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What Would Older You Tell Younger You?

5 Thoughts on Graduation to 1987 Me

I’ve been thinking about 1987 a lot this week.

Not only because the 80s were one of the coolest generations of music (no offense classic rockers.) But searching for something meaningful to share with graduating neighbor kids has put me in the way-back machine to my own graduation.

As I struggle with the right words, I consider what I would have wanted to know. What graduation words would I give younger me as I look back more than 25 years?

My first reaction is to say all the cliché things like, “Dream big! Anything is possible if you only believe!” Or “Go conquer the world!” But I think I could do better. Here’s what my grown-up self would tell my 18-year-old self -- that is if I had actually been able to listen.

1. Don’t Think You Have to Have it All Figured Out.

Hey, a million people are going to ask you what your plans are for life after high school. It feels like a lot of pressure to come up with something brilliant. It’s perfectly okay to say, “I don’t know.” Even better, say, “that’s a great question, what did YOU want to do when you graduated from high school?” Chances are they set off on a course they never followed, but it still makes for interesting conversation. Give yourself grace not to have a five-year plan or any plan other than the next season in front of you.

2. Do Consider What You Love.

When people ask you what you’ll do with your future, instead share what you think you are good at or what you love. You never know how they may help you with your dreams. If you don’t know what you love, consider this a good time to begin figuring it out. I dreamed I was going to be the next Lois Lane and work as the town newspaper reporter. I told my local postmaster about my dream when he asked. He ended up hiring me (because of course he was the secret newspaper editor and I didn’t know it.) I thought all my dreams had come true. It ended up not being my dream job, but it did start me on the path to figuring out I did love telling stories and listening to people tell theirs. Now is a great time to figure out what you love and share that with others. You never know how they may help you.

3. Your Parents (and Others Around You) Are Smarter Than You Think.

Shocking but true: at 18, there’s a lot you don’t know. But lucky you because there are a lot of people around you who know smart stuff. Take a wise shortcut and listen to their good advice. Trust me, when you are soon facing the hard things in adult life, your parents will be the smartest people you know. There were a lot of smart people that crossed my path in high school, college, church, work, including my own parents. I wish I would have taken more time with those people to listen, ask good questions, and learn their wisdom. God places some pretty amazing people on your path, but you have to be willing to pay attention to their goodness.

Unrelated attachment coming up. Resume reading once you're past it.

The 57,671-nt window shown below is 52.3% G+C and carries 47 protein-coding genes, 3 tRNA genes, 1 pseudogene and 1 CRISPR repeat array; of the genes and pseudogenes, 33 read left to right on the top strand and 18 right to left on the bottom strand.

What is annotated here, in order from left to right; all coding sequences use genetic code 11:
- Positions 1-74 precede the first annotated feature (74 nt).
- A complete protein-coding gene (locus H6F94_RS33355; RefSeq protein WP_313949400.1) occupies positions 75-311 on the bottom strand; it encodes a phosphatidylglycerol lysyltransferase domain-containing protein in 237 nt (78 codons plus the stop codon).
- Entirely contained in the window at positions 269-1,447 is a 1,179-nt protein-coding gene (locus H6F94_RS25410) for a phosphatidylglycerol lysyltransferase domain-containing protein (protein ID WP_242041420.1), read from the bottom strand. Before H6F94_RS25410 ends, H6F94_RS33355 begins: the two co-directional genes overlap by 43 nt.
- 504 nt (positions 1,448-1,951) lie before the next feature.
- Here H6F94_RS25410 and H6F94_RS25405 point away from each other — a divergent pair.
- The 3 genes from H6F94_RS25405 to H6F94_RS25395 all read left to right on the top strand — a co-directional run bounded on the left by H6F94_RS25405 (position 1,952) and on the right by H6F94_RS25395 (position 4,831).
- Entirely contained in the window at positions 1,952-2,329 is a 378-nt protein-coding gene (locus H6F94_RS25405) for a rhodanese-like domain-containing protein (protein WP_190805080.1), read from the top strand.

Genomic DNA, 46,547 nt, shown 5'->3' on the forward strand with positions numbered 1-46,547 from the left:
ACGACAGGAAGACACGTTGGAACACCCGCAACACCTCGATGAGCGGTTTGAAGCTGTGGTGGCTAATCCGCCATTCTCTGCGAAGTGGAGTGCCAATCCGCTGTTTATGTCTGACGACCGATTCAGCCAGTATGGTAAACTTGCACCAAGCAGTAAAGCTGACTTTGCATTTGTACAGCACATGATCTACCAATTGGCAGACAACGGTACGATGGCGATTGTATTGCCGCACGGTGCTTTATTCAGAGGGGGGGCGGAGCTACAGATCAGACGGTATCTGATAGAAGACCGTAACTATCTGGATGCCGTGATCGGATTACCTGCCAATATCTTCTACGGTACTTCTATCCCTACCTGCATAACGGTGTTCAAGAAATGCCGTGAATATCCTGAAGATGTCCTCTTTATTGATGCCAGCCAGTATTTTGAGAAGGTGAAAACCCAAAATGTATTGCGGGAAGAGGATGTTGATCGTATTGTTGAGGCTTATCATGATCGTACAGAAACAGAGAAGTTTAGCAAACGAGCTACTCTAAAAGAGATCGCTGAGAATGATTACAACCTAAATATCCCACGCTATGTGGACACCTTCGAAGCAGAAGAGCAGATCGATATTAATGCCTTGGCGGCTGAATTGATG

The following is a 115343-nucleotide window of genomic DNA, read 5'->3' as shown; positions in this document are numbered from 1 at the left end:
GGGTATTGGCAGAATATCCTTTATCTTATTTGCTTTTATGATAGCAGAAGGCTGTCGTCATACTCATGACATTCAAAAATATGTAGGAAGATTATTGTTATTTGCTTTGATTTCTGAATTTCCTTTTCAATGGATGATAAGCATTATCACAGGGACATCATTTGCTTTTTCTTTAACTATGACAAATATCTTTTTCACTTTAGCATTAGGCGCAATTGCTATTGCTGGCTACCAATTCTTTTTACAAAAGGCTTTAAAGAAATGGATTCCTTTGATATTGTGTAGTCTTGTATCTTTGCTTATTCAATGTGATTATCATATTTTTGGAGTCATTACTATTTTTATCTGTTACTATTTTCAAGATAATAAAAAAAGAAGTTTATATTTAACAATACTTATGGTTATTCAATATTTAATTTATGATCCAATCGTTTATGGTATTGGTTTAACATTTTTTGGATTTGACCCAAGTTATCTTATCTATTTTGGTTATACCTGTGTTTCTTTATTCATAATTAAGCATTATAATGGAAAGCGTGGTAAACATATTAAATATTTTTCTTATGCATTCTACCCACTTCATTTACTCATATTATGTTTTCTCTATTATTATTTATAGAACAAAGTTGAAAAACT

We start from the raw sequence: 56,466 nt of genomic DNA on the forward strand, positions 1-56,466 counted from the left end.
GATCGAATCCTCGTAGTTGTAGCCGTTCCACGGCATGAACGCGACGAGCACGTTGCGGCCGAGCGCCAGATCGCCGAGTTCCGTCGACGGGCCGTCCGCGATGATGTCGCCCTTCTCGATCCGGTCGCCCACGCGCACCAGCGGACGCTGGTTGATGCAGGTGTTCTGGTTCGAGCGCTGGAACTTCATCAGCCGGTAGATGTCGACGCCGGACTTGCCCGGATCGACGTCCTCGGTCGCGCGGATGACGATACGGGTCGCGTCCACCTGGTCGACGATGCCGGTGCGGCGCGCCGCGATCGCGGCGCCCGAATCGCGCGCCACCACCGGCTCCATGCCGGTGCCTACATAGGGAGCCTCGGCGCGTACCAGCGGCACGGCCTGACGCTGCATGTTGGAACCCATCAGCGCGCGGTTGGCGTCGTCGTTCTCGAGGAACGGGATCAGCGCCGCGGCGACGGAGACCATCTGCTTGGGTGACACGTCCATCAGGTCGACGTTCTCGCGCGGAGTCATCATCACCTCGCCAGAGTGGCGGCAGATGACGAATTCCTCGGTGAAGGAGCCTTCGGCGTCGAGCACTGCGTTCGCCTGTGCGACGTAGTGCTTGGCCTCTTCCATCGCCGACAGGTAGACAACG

4. Life’s Hard, But Hard Work is Your Super Power.

What sweet graduation cards don’t tell you is that dreams are wonderful, but you’re going to have to work hard at them. And it’s going to take some time – probably a lot more time than you thought. To top it off, your friend may get hired before you or make more money than you because their Uncle Bob knows someone. But hard work, disappointment, and tough situations all make you better and will ultimately pay off. Sometimes not right away, sometimes in ways you never expected. But consistent, persistent actions take you to some amazing places.

5. Lastly, You Will Never Arrive.

I thought life would get good for me as soon as I turned 18 or got into college or got the real job or whatever was next. Be present to whatever season you are in and embrace all of it. In time, the next season brings its own gifts and challenges. You will never arrive at a place where the good life begins. You are living the good life of this season, right now, at this very moment. Find joy in all of it because there is joy to be had. Stop wishing for what you don’t have and start wondering what you will do with all of your blessings.

Hey 1987 – Thanks for the Fun!

1987 had a lot of neat things -- fun music and memories. But it had a lot of things I’m happy are gone – miniskirts, neon, and big hair. Looking over my advice to my 18-year-old self is also a wise reminder to my current age self. The world is still my oyster, it just might be a different-looking oyster than the one from 1987. Adventures are still ahead for me if I’m willing to seek them.

Now it's your turn, what advice would you wish you heard at graduation?


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